Dr. Sabine Stanley was named one of Ontario’s most promising early-career researchers and was recognized with the Ranjini Ghosh Teaching Award by the Arts and Science Students’ Union for introducing students to the discipline of physics. Cross-appointed to the Department of Astronomy and Astrophysics, her research includes computer modelling Mars’s magnetic fields and examining the impact of an ancient asteroid in rendering that planet lifeless.
Professor Guy Faulkner
Faculty of Kinesiology & Physical Education
Dr. Guy Faulkner’s “BEAT” research (Built Environment and Active Transport) investigates the issue of children’s health as it works to evaluate patterns of physical activity. BEAT looks at how many Ontario children walk, bike, blade or board to and from school, and the role this active transportation plays in their overall health. Faulkner’s research has received good media attention, which in turn has helped to raise the public’s awareness of the interactions of physical activity and health.
Associate Professor Esteban Parra
U of T Mississauga, Department of Anthropology
A molecular anthropologist, Dr. Parra’s research involves the application of genetic markers to answer questions about the evolution of human populations and to identify the genetic risk factors involved in complex diseases. He is also interested in understanding how humans have adapted to different environments. Work in this area includes research on skin pigmentation, a trait showing extensive geographic variation in humans, and adaptation to high altitude in the Andean region. For more than a decade, a major focus of Parra’s research has been the study of admixture, the process of mixing of human populations, especially in the Americas since the XVth century.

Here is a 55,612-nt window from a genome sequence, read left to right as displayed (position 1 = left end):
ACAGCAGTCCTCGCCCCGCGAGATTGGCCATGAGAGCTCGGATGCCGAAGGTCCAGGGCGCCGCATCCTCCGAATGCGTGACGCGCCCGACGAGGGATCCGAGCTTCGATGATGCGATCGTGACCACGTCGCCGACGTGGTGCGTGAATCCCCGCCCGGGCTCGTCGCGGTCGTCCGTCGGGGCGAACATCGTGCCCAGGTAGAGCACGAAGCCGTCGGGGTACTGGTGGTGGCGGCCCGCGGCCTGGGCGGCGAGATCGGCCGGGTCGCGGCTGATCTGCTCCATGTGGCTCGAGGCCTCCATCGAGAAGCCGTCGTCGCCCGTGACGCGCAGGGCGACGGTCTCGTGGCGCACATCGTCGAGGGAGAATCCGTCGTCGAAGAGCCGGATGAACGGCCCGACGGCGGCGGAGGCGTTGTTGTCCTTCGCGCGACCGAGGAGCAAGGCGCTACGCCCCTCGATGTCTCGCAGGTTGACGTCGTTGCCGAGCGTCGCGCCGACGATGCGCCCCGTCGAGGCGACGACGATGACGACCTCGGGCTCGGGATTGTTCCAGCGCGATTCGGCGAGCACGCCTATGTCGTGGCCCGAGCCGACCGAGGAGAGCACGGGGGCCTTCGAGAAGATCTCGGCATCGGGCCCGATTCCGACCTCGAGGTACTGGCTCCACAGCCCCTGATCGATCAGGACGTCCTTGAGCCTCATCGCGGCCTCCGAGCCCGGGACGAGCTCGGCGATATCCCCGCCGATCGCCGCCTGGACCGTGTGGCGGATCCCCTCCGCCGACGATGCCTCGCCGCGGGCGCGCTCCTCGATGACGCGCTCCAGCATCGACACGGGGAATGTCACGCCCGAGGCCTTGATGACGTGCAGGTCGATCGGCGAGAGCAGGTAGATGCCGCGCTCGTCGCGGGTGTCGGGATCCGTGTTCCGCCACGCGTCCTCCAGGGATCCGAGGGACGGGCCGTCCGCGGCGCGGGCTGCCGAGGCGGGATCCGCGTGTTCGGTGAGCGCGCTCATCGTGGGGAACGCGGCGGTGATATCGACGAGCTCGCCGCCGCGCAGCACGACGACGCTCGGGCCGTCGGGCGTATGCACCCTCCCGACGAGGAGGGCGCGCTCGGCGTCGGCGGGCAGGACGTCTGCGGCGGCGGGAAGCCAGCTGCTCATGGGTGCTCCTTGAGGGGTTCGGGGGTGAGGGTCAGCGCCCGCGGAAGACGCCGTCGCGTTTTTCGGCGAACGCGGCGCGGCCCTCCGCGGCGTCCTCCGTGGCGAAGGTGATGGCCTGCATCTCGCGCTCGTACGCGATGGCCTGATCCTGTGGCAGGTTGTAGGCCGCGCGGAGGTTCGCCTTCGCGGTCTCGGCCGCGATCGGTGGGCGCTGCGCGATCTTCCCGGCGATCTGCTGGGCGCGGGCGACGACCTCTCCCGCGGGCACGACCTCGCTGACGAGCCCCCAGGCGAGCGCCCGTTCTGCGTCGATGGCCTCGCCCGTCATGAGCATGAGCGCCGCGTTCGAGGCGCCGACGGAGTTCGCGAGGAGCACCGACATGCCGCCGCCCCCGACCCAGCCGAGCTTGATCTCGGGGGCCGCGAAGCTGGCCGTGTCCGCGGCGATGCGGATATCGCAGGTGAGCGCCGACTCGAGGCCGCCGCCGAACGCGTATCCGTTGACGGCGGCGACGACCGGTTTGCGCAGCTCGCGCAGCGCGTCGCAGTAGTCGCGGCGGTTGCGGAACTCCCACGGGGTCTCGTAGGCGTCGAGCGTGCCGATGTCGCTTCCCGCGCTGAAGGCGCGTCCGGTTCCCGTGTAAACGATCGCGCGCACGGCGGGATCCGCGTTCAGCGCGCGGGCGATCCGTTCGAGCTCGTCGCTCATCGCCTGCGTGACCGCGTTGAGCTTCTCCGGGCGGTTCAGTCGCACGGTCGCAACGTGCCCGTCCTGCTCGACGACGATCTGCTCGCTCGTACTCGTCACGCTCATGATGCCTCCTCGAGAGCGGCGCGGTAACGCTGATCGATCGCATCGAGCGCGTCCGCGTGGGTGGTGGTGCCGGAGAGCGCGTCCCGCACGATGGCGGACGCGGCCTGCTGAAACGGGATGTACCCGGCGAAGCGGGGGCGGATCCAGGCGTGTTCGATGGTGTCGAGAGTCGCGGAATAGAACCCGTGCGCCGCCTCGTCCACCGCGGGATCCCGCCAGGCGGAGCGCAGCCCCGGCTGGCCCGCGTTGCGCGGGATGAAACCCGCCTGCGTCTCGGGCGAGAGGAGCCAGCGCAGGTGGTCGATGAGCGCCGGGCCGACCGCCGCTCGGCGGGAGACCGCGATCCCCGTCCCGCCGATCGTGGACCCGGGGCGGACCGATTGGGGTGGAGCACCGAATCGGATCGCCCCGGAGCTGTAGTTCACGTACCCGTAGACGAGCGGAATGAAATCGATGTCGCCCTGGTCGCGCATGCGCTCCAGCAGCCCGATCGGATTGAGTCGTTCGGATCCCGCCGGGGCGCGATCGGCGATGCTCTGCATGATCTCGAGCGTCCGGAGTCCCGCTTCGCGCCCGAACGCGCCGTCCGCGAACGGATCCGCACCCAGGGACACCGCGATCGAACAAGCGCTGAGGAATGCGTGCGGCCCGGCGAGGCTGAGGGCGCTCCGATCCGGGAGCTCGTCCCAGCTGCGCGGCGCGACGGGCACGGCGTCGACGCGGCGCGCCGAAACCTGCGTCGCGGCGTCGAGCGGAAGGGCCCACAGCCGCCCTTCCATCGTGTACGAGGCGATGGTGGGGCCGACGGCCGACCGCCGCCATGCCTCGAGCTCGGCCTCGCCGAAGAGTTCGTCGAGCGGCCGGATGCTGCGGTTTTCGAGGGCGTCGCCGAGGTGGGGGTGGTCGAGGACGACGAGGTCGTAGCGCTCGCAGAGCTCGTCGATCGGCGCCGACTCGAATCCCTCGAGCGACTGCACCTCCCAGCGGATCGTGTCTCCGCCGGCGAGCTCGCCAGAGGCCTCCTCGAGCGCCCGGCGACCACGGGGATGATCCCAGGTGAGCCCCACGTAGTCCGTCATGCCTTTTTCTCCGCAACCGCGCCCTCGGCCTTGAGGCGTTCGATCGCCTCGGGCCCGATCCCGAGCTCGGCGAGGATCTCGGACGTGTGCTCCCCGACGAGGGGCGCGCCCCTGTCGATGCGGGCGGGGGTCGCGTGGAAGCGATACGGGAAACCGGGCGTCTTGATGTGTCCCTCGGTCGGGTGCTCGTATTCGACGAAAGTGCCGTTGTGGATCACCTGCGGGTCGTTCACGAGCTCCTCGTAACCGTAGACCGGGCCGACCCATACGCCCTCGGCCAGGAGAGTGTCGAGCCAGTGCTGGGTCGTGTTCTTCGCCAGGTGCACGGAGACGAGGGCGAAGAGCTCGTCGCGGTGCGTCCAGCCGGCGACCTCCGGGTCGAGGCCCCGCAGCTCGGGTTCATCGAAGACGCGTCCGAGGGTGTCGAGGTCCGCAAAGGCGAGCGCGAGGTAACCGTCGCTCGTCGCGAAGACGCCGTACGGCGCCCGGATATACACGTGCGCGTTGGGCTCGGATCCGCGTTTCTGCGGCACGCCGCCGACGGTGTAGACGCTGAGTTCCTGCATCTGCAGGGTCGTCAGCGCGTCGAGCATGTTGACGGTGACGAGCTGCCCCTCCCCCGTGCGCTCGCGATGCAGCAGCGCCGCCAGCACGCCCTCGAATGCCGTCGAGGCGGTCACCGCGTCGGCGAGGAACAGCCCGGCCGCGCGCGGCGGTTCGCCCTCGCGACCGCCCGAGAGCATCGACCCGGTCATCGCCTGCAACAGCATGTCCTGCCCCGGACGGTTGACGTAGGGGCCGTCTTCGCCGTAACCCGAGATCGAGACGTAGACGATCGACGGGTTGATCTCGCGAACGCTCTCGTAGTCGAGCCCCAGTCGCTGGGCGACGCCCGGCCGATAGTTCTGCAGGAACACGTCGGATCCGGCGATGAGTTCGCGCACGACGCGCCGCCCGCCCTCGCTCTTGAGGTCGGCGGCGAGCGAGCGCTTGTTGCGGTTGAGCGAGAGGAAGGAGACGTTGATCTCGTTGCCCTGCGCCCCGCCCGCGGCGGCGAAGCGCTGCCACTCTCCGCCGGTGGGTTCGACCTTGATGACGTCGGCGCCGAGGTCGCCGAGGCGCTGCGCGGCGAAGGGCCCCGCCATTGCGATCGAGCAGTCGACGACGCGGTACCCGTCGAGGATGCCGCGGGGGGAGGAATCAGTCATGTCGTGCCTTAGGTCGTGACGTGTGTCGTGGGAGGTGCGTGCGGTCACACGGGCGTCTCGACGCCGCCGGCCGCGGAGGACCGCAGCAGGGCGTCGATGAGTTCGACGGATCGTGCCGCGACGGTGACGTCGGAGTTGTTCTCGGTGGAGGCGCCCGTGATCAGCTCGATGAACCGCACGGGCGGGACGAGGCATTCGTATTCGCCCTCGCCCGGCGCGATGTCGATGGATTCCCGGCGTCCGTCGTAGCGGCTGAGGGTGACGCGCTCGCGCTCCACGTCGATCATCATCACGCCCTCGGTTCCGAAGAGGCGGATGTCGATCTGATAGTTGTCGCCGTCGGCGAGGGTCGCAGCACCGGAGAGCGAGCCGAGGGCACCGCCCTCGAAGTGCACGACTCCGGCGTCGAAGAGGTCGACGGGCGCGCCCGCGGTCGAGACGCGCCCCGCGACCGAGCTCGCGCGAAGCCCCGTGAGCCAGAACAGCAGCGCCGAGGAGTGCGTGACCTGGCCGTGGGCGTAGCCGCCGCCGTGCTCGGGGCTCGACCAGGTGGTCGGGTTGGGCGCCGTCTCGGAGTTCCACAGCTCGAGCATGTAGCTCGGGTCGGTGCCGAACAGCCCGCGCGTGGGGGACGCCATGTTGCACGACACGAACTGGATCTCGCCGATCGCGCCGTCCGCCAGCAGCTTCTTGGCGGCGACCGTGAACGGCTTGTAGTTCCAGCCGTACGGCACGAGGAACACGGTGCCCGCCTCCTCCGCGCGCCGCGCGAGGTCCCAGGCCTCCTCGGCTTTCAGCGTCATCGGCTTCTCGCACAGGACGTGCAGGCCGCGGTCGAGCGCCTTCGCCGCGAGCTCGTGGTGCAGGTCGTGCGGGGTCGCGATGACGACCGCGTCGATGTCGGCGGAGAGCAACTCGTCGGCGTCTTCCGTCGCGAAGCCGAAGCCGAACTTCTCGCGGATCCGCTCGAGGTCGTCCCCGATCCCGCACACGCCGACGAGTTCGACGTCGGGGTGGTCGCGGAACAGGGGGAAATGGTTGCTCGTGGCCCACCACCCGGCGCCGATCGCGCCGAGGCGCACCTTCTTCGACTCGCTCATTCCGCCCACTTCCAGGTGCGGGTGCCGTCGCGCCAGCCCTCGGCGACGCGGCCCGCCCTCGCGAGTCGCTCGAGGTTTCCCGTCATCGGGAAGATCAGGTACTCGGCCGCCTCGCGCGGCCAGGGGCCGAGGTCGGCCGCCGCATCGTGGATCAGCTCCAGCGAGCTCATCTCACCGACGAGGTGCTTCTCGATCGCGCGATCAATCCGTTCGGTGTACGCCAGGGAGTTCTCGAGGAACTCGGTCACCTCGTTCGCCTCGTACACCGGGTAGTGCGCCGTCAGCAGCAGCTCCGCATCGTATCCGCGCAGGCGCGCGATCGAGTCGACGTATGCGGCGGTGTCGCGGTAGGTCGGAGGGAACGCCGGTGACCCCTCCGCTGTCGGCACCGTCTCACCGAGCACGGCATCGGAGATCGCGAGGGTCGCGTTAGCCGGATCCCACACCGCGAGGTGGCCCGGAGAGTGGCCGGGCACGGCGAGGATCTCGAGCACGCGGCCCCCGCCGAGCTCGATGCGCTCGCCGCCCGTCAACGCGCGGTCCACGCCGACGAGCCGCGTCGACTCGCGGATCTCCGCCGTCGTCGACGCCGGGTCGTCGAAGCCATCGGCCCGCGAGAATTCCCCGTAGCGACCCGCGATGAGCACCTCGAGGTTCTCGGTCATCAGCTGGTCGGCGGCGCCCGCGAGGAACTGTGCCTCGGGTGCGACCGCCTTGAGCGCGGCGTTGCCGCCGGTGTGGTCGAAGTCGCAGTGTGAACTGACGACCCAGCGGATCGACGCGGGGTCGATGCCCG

Assistant Professor Emma R. Master
Faculty of Arts and Science, Department of Chemical Engineering & Applied Chemistry, and Department of Cell & Systems Biology
Biomass expert Dr. Emma Master is leading the fight to alleviate the world’s reliance on fossil fuels while revitalizing forest and agricultural industries. She and her team are currently conducting research at U of T’s BioZone, a multidisciplinary centre for bioengineering research focused on energy, environmental and economic sustainability. Professor Master’s research interests are in wood biotechnology, genome mining, biocatalyst production and design, biomaterial development, biocommodity engineering and biofuels. She was recently recognized by Ontario’s Ministry of Research and Innovation with an Early Researcher Award.
Associate Professor Ron Deibert
Faculty of Arts and Science, Department of Political Science
In addition to his outstanding teaching, Dr. Ron Deibert is the Director of the Canada Centre for Global Security Studies as well as the Citizen Lab at the Munk School of Global Affairs. He was one of the authors of the Tracking Ghostnet report which documented an alleged cyber-espionage network affecting over 1,200 computers in 103 countries, and the Shadows in the Cloud report, which analyzed a cloud-based espionage network. He was awarded the University of Toronto Outstanding Teaching Award and the Northrop Frye Distinguished Teaching and Research Award, and was also a Ford Foundation research scholar of information and communication technologies.
Associate Professor George Elliott Clarke
Faculty of Arts and Science, Department of English
Undergraduate Teaching Award winner, Dr. George Elliott Clarke is an active and influential author and public intellectual. His writings, both verse and nonfiction, challenge the myth that the African presence in Canada is both recent and urban. Clarke has been instrumental in promoting the work of writers of African descent, especially those of Nova Scotia. In 2002 he published, Odysseys Home: Mapping African-Canadian Literature.